(The Center Square) – With the fall harvest underway in Illinois, projections for corn and soybean yields are optimistic.
That wasn’t the case in June when much of the state was experiencing drought. In early July, over 92% of Illinois counties dealt with drought conditions, placing the state as #2 worst in the country, according to the U.S. Drought Monitor.
Central Illinois Soybean Association Envoy Karen Corrigan said it appears the state’s corn crop deteriorated as the summer went on.
“I felt like the early corn was going to be the best anyway because it was the best looking, whereas the later corn was very uneven and nonuniform, so I expect the yields are going to be dropping off here,” Corrigan said during a recent Illinois Soy Advisor podcast.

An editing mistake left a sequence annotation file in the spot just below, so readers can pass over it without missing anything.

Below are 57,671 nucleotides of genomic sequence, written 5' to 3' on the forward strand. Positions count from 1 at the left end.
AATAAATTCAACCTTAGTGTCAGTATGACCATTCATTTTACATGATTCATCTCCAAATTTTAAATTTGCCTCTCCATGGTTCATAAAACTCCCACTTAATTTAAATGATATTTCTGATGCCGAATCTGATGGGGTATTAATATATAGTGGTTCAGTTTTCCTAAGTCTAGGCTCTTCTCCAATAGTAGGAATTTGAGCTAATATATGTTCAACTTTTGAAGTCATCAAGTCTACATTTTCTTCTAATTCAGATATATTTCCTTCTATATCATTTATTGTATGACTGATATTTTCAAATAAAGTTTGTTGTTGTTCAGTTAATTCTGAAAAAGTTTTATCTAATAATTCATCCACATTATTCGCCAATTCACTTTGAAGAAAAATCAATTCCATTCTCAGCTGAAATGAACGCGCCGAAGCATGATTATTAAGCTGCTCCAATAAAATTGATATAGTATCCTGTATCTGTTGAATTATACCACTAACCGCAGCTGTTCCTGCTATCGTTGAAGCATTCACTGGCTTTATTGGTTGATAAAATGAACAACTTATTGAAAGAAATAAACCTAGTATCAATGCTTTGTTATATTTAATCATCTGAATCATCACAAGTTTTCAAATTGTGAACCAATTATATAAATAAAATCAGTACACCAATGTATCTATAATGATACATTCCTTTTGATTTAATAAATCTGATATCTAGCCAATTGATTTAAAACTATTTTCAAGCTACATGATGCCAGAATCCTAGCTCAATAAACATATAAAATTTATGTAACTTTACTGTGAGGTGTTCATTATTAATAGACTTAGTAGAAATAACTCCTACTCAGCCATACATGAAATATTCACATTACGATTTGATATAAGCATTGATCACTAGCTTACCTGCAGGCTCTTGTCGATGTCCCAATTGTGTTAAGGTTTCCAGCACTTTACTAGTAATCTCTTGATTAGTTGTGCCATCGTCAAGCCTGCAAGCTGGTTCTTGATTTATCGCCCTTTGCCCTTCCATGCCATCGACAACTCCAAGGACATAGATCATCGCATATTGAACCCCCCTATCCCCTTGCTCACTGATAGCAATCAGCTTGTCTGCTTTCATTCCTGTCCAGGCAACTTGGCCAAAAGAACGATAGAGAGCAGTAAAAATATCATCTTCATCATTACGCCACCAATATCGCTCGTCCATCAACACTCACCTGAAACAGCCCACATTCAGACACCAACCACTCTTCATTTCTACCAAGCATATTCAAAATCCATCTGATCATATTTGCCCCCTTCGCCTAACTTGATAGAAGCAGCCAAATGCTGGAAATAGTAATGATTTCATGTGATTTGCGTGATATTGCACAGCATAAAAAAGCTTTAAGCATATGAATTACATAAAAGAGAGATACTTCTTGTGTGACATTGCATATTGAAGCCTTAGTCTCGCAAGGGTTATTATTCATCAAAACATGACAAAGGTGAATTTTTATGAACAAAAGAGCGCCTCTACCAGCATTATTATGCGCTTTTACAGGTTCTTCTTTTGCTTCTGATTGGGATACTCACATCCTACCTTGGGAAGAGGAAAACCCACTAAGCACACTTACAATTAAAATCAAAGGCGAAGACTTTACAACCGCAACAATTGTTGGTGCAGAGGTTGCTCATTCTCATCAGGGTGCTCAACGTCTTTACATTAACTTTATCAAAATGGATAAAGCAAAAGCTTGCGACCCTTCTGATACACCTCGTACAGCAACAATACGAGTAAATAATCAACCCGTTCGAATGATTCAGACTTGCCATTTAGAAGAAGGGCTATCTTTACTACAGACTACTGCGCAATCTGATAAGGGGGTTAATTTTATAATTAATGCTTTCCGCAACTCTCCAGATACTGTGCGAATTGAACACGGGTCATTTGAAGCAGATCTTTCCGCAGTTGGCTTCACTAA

Southern Illinois Soy Envoy Kelly Robertson said the difference in yields is very noticeable, even in fields that are located near each other.
“A lot of guys comment that there is a 100 to 150 bushel difference between two fields with the same variety planted on the same day,” said Robertson. “It just depends on what section you’re in and when it rained.”
According to the U.S. Department of Agriculture (USDA), about half of the state’s corn and soybean crop has been harvested.
Last year, Illinois led the nation in soybean production and was second behind Iowa in corn production. The USDA expects Illinois to hold onto those positions this year.
Last year, Illinois accounted for the top five counties in the U.S. with the highest corn production. McLean County held the leading spot for the country’s corn yield, with around 71 million bushels of corn.
Illinois soybean farmers produced 677 million bushels last year.